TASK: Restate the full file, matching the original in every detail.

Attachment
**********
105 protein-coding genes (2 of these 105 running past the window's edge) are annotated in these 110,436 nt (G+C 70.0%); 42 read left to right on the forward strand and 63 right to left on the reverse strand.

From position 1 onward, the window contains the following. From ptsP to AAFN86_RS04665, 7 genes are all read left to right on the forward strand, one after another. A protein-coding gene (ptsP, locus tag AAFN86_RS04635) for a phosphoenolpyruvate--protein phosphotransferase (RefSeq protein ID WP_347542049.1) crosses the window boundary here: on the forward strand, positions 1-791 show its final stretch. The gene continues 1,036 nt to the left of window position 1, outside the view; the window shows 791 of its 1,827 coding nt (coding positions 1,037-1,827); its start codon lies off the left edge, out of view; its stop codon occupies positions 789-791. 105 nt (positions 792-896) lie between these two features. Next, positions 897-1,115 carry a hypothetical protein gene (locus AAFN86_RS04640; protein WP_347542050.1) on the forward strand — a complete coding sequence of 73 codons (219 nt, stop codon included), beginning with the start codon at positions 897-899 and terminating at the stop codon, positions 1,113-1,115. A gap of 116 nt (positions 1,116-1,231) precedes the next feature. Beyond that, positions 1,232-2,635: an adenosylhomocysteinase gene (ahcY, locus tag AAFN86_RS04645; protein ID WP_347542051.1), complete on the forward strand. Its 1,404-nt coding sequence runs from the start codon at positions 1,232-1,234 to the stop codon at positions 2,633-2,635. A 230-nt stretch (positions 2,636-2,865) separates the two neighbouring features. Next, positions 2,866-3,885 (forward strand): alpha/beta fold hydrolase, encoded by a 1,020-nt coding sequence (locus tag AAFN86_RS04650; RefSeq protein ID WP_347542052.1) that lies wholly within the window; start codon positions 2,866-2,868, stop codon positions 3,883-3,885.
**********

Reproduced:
105 protein-coding genes (2 of these 105 running past the window's edge) are annotated in these 110,436 nt (G+C 70.0%); 42 read left to right on the forward strand and 63 right to left on the reverse strand.

From position 1 onward, the window contains the following. From ptsP to AAFN86_RS04665, 7 genes are all read left to right on the forward strand, one after another. A protein-coding gene (ptsP, locus tag AAFN86_RS04635) for a phosphoenolpyruvate--protein phosphotransferase (RefSeq protein ID WP_347542049.1) crosses the window boundary here: on the forward strand, positions 1-791 show its final stretch. The gene continues 1,036 nt to the left of window position 1, outside the view; the window shows 791 of its 1,827 coding nt (coding positions 1,037-1,827); its start codon lies off the left edge, out of view; its stop codon occupies positions 789-791. 105 nt (positions 792-896) lie between these two features. Next, positions 897-1,115 carry a hypothetical protein gene (locus AAFN86_RS04640; protein WP_347542050.1) on the forward strand — a complete coding sequence of 73 codons (219 nt, stop codon included), beginning with the start codon at positions 897-899 and terminating at the stop codon, positions 1,113-1,115. A gap of 116 nt (positions 1,116-1,231) precedes the next feature. Beyond that, positions 1,232-2,635: an adenosylhomocysteinase gene (ahcY, locus tag AAFN86_RS04645; protein ID WP_347542051.1), complete on the forward strand. Its 1,404-nt coding sequence runs from the start codon at positions 1,232-1,234 to the stop codon at positions 2,633-2,635. A 230-nt stretch (positions 2,636-2,865) separates the two neighbouring features. Next, positions 2,866-3,885 (forward strand): alpha/beta fold hydrolase, encoded by a 1,020-nt coding sequence (locus tag AAFN86_RS04650; RefSeq protein ID WP_347542052.1) that lies wholly within the window; start codon positions 2,866-2,868, stop codon positions 3,883-3,885.